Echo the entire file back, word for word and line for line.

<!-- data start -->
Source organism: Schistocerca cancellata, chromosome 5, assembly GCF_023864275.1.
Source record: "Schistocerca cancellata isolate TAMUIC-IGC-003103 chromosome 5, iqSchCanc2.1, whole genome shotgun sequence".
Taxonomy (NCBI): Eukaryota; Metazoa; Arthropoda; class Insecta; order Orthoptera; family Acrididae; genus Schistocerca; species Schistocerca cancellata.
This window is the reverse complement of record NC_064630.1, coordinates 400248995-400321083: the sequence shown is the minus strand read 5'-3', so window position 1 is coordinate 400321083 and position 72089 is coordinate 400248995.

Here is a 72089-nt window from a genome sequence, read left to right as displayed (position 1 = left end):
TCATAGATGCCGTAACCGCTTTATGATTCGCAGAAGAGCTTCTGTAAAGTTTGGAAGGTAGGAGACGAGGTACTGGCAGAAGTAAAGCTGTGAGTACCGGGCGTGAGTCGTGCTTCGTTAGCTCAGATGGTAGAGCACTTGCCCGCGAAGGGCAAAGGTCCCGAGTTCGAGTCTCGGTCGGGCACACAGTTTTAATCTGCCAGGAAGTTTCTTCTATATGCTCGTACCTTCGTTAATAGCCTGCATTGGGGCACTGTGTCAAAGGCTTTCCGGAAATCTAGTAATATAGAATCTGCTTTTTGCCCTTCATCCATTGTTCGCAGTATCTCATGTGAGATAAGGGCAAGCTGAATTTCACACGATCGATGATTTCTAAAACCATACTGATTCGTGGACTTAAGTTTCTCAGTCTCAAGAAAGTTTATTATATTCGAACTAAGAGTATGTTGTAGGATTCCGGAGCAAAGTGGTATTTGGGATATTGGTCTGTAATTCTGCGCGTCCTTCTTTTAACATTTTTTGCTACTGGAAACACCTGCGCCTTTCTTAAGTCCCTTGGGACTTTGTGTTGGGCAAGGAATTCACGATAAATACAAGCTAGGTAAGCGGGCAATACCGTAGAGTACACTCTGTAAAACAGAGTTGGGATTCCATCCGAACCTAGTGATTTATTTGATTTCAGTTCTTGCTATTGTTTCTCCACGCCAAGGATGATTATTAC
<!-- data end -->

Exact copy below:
Source organism: Schistocerca cancellata, chromosome 5, assembly GCF_023864275.1.
Source record: "Schistocerca cancellata isolate TAMUIC-IGC-003103 chromosome 5, iqSchCanc2.1, whole genome shotgun sequence".
Taxonomy (NCBI): Eukaryota; Metazoa; Arthropoda; class Insecta; order Orthoptera; family Acrididae; genus Schistocerca; species Schistocerca cancellata.
This window is the reverse complement of record NC_064630.1, coordinates 400248995-400321083: the sequence shown is the minus strand read 5'-3', so window position 1 is coordinate 400321083 and position 72089 is coordinate 400248995.

Here is a 72089-nt window from a genome sequence, read left to right as displayed (position 1 = left end):
TCATAGATGCCGTAACCGCTTTATGATTCGCAGAAGAGCTTCTGTAAAGTTTGGAAGGTAGGAGACGAGGTACTGGCAGAAGTAAAGCTGTGAGTACCGGGCGTGAGTCGTGCTTCGTTAGCTCAGATGGTAGAGCACTTGCCCGCGAAGGGCAAAGGTCCCGAGTTCGAGTCTCGGTCGGGCACACAGTTTTAATCTGCCAGGAAGTTTCTTCTATATGCTCGTACCTTCGTTAATAGCCTGCATTGGGGCACTGTGTCAAAGGCTTTCCGGAAATCTAGTAATATAGAATCTGCTTTTTGCCCTTCATCCATTGTTCGCAGTATCTCATGTGAGATAAGGGCAAGCTGAATTTCACACGATCGATGATTTCTAAAACCATACTGATTCGTGGACTTAAGTTTCTCAGTCTCAAGAAAGTTTATTATATTCGAACTAAGAGTATGTTGTAGGATTCCGGAGCAAAGTGGTATTTGGGATATTGGTCTGTAATTCTGCGCGTCCTTCTTTTAACATTTTTTGCTACTGGAAACACCTGCGCCTTTCTTAAGTCCCTTGGGACTTTGTGTTGGGCAAGGAATTCACGATAAATACAAGCTAGGTAAGCGGGCAATACCGTAGAGTACACTCTGTAAAACAGAGTTGGGATTCCATCCGAACCTAGTGATTTATTTGATTTCAGTTCTTGCTATTGTTTCTCCACGCCAAGGATGATTATTAC